The defining antinomy of the post-2008 crash phase is argued to be the one between neoliberalism and populism. This essay aims to complicate the terms of this antinomy and offers a reading that problematizes the association of neoliberalism with internationalism and globalization on the one hand and populism with nationalism and anti-imperialism on the other. Not only internationalism in its historical origins is an anti-imperialist concept but also today we can easily discern how reactionary forms of populist nationalisms are made possible by globalization of finance—a hallmark of neoliberalism. The essay concludes with a discussion of the possibility of a politics of de-growth as a trans-local form of counter-populism.
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Madra, Yahya Mete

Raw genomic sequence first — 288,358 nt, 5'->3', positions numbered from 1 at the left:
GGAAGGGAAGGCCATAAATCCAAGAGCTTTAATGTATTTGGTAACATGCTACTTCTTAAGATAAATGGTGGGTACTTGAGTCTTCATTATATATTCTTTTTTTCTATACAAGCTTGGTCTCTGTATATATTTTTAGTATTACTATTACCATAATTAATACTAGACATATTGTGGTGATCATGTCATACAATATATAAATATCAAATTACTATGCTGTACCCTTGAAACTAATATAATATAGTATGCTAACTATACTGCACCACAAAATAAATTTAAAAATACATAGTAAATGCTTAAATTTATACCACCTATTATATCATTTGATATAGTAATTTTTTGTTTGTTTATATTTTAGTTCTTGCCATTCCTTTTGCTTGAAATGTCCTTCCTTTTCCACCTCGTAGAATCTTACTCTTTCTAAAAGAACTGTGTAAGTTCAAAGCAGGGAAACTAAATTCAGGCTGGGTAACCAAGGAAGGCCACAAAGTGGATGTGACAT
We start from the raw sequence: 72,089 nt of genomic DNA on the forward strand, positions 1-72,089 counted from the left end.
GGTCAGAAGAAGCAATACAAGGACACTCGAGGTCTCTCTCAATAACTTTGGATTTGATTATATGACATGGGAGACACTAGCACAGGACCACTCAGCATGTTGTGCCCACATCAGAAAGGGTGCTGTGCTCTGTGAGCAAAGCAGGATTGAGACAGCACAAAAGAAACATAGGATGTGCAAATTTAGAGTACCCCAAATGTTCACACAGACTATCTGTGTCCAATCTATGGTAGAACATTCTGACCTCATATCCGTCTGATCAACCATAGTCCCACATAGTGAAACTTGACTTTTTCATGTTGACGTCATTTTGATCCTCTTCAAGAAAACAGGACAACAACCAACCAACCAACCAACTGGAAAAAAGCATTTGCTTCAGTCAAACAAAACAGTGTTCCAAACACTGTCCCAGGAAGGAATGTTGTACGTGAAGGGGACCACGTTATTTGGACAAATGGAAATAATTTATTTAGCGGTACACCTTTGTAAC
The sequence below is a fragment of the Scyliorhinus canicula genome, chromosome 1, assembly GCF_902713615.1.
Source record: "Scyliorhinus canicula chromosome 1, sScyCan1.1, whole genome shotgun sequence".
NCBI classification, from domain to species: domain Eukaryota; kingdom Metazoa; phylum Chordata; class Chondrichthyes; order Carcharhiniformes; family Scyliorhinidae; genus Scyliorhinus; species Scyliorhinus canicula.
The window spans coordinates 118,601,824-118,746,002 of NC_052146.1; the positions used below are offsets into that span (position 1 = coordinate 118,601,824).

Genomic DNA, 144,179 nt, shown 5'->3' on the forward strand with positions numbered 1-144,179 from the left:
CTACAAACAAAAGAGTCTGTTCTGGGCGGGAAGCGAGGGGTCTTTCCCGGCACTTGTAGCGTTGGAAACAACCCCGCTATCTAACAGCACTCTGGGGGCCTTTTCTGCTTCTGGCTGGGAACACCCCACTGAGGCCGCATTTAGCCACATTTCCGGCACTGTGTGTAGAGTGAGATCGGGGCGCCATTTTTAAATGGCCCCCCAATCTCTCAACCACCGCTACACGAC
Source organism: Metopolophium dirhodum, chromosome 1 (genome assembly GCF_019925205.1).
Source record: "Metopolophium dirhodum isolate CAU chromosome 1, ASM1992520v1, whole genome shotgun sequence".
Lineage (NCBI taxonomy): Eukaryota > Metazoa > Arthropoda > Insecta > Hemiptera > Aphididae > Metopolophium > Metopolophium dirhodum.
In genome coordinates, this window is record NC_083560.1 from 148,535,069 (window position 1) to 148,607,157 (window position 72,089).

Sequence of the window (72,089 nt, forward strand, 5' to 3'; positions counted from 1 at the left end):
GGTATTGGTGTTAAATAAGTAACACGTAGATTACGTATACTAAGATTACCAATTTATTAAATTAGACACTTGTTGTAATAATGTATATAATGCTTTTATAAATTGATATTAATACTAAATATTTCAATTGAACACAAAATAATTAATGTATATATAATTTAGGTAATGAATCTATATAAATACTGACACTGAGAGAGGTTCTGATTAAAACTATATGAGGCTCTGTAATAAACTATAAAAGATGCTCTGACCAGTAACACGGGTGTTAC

"Antinomies of Globalization,"
Markets, Globalization & Development Review:
3, Article 4.
Economic History Commons, Growth and Development Commons, International Economics Commons, International Relations Commons, Political Economy Commons, Political Theory Commons, Sociology Commons
Yahya M. Madra teaches economics at Drew University. His research interests include history of neoliberalism in economics, political economy of corporate forms of sovereignty, and the relationship between political economy and psychoanalysis. His first monograph titled Late Neoclassical Economics: The Restoration of Theoretical Humanism in Contemporary Economic Theory is now available from Routledge (2017).